By: Caroline Vazzana
Have you ever been on the search for a specific item to add to your wardrobe, but just couldn’t find it? That was designer Lisa Larson’s thought process when she began her company Ragdoll LA back in 2013. . Lisa saw a gap in the market, and really just wanted to create pieces to add to her own closet. To be specific though, she was searching for the perfect worn-in tee, and after having no luck, she decided to make one. And soon after it’s launch only four years ago, Larson quickly grew a celebrity fan base including Kate Bosworth, Sophia Richie, and Alexa Chung- to name a few.
Today, her line has expanded way beyond t-shirts, and now includes, chic track pants, dresses, and jackets too! Read below as this buyer turned designer shares what it was like to start her company, her biggest mistakes, and how she’s #MakingIt.
Growing up, did you always have an interest in the fashion industry?
I was a tomboy growing up. I spent my free time horseback riding, playing soccer and was always outdoors. I think it was not until late teenage years that I started to have an interest in fashion. I studied finance at university during the day and took pattern making and fashion classes at night. I started to work as a stock broker - in pencil skirts, stilettos and blazers - but I quickly knew that this was not where my passion was. I totally changed my path and took a job as an assistant buyer and from there worked my way up...
What would you say was the biggest rookie mistake you made when first starting out?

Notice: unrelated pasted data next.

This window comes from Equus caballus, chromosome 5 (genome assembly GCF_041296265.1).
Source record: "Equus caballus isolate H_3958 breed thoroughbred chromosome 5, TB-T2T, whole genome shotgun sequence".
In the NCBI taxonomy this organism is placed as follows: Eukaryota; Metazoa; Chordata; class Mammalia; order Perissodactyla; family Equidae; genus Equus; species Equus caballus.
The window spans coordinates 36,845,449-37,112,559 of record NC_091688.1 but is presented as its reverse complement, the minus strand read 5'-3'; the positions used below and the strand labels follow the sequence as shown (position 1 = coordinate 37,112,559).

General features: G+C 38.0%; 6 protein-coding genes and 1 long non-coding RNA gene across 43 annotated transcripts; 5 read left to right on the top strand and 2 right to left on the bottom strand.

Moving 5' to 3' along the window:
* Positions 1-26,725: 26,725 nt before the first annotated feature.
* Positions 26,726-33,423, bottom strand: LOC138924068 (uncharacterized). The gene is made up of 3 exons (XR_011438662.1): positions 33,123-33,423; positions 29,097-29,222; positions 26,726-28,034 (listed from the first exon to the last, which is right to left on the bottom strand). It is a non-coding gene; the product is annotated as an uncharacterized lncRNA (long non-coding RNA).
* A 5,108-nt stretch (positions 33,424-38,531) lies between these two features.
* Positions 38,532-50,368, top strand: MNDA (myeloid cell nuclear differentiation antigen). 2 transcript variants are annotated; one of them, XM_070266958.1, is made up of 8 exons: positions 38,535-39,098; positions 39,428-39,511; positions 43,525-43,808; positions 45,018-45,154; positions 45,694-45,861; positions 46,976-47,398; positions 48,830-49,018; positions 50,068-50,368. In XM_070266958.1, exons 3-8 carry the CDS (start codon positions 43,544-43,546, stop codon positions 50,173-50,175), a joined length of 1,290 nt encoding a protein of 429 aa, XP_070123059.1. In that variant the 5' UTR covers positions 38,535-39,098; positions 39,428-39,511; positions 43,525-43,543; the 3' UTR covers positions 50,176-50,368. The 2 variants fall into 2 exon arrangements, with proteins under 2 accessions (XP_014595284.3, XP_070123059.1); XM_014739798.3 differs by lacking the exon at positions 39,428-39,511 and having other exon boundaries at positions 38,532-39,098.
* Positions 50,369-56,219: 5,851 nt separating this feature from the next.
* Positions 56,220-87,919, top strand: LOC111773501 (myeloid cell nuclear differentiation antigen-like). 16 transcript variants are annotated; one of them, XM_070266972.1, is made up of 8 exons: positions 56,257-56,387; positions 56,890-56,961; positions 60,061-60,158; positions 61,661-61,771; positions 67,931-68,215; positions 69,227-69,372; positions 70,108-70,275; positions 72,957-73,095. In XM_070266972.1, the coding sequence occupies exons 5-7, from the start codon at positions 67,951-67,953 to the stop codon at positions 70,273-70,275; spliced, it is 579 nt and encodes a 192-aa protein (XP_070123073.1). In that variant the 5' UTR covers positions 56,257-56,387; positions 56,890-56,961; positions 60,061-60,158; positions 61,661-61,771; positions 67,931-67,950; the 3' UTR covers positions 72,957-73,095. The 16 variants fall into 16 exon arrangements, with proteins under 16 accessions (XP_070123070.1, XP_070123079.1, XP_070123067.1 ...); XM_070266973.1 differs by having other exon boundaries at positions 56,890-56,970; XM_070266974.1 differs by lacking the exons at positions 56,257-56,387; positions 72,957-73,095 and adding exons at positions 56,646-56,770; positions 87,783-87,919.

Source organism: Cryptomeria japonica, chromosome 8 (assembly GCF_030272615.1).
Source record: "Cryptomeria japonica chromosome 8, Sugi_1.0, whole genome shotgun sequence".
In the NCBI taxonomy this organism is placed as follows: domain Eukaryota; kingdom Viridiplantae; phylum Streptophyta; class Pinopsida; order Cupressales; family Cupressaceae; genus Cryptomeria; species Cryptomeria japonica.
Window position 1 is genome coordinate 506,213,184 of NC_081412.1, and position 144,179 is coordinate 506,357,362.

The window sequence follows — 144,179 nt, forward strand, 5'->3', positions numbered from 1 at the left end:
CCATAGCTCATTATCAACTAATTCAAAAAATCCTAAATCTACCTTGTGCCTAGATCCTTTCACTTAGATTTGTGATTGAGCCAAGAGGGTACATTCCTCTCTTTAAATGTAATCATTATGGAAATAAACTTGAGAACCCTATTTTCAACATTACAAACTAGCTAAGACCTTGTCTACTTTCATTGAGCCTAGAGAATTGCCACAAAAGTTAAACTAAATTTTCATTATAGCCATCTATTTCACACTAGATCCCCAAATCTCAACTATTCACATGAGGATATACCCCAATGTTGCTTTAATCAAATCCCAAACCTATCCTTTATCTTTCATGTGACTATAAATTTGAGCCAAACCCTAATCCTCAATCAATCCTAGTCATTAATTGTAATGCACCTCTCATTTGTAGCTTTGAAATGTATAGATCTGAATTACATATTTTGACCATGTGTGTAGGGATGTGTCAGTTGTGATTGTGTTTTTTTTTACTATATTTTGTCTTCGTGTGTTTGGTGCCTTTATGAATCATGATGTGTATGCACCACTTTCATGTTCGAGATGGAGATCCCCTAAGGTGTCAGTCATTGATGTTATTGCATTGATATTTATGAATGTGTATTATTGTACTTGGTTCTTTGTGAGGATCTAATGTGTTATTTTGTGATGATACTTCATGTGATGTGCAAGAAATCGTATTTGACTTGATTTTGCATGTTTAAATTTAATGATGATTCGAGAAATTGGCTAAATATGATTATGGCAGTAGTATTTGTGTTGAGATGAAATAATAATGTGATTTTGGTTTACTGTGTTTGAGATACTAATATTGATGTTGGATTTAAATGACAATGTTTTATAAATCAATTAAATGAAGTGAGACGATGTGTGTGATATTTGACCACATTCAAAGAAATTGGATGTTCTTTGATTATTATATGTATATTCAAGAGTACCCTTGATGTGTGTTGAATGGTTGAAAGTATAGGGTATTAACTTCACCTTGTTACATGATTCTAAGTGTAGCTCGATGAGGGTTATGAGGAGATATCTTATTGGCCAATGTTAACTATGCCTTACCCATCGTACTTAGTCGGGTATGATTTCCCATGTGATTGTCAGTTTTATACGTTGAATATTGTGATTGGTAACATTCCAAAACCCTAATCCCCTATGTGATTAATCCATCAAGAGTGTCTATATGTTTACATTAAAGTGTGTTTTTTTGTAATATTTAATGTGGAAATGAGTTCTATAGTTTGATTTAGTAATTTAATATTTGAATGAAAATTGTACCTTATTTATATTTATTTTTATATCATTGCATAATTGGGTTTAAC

You learn a lot of things the hard way when it comes to production. There are so many elements and so many things can go wrong. Making the fabric, washing and sewing. Whenever production comes they way I want it, I celebrate:) One of the biggest challenges was to get the vintage look, but still get the longevity of the clothes. I obviously don't want something to break after the first wash. The worst experience was probably when we washed a whole production one last time to get it just right and it lost all elasticity. So everything was probably 3 sizes bigger than before the last wash. I can laugh about it now, but it was not funny back then. So I had to test, and try until we got the long lasting results we wanted and are now known for. And I always order final production samples before I ship the rest of the products!
What did you wear to your first interview?
Full power suit and heel when I got the job as a stock broker. Cool denim and a basic tee with Gucci shoes from Tom Fords collection when I applied to my first fashion job.
What was your first internship or job in the industry and what would you say was the most valuable thing you learned from this experience?
I worked in a super nice multi brand boutique in Stockholm. I learned a lot from the owner when I did the buying with her. When working in a store you learn a lot about service, but also fabrics, fit and what sells. And working with the owner you see the reality of finance, planning and all the things that go wrong behind the scenes. Those memories calm me down, when it gets crazy at Ragdoll sometimes.
What inspired you to start your own clothing line and what did it take to get your company off the ground?